My first GFY romance years ago was The Assignment by Evangeline Anderson recommended by the abovementioned MaryM, then I read the Heaven Sent series by the queen of GFY, Jet Mykles, and The One That Got Away by Madeleine Urban and Rhianne Aile, a free read every week on Rhianne’s blog. Later I read Caught Running by Urban and Abigail Roux and I was dragged, kicking and screaming, until I read Cut and Run, by Urban and Roux (it was 350 damn pages for chrissakes and I hate l-o-n-g books) 🙂 which naturally led me to Faith and Fidelity by Tere Michaels. After that  it was all over for me, but I have an explanation it’s all about the writing! When I examined the GFY books I loved I realized the reason was that I loved the authors and the writing not the trope. In fact I read just about everything by these authors as long as it’s M/M. That’s my explanation anyway, because I know logically that GFY does not make a damn bit of sense and it’s ridiculous.

Jet Mykles did a post not so long ago about GFY and she doesn’t see any change in the direction of her writing because as she says –

“It’s too much fun. It’s also a built in conflict. Besides, I love that shock that a guy feels when he has to admit that he’s hot for another guy. There’s something too terribly sexy about it.”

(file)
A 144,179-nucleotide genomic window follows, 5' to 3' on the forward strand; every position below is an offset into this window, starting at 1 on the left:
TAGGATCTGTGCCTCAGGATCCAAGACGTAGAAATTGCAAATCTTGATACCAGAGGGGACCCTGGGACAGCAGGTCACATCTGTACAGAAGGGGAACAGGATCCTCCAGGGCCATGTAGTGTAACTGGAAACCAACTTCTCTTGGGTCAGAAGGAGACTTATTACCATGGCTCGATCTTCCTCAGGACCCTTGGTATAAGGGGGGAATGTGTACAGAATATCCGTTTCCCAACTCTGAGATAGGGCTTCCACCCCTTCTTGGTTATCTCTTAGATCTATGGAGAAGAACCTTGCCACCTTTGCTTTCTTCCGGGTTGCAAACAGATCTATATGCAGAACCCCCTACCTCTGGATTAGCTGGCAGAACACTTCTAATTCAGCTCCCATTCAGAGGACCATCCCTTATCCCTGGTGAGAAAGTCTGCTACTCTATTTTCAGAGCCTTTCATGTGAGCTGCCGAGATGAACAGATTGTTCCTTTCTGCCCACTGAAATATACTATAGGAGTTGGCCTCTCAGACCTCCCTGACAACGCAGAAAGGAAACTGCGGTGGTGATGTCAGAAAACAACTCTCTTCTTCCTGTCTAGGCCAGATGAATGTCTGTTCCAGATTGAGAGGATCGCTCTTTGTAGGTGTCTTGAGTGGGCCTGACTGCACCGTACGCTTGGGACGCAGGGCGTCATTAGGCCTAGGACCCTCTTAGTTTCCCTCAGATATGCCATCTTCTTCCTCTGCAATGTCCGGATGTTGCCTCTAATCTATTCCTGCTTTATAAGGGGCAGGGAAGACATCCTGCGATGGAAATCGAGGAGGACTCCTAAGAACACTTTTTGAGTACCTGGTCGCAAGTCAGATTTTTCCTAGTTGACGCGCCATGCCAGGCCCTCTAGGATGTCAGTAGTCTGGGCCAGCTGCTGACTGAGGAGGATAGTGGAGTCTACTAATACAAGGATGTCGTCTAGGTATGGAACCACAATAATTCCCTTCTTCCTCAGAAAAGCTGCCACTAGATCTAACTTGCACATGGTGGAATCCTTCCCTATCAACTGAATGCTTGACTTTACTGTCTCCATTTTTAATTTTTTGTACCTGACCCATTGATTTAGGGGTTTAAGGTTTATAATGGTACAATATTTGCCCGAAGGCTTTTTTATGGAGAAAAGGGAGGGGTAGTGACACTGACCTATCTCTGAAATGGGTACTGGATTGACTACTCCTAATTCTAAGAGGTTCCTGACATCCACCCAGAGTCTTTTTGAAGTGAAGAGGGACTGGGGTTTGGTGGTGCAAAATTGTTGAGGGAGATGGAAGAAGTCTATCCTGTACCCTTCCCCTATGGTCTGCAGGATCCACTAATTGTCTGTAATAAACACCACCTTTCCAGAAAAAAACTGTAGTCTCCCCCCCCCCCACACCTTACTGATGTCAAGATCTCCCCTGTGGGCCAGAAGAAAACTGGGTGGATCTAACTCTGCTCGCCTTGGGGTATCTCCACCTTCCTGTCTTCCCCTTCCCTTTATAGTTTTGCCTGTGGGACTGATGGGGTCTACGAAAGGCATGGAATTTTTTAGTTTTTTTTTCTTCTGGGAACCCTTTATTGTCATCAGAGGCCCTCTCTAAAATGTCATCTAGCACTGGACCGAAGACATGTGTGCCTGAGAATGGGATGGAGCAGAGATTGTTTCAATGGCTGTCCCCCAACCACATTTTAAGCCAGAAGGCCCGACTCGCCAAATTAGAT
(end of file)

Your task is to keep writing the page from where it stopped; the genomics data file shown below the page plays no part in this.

Jet made an interesting point that in all but one of her stories the straight protagonist was the receiver not the pitcher, which would be ass backward. 🙂 It seems to me that it would make more sense if the straight partner were the top, but what do I know? Who said that this was logical? lol.


What do gay men think about all this?

I asked Damon Suede an M/M author and guest reviewer on this site what he thought about Gay For You. Here’s his take:

I don’t believe in “Gay for You” actually, either as a trope or a designator; the popularity of the term within the genre always makes me laugh because only someone who had never come out or seriously questioned their sexuality could think that same-sex desire works like a rigid boolean switch. We know that’s bullshit.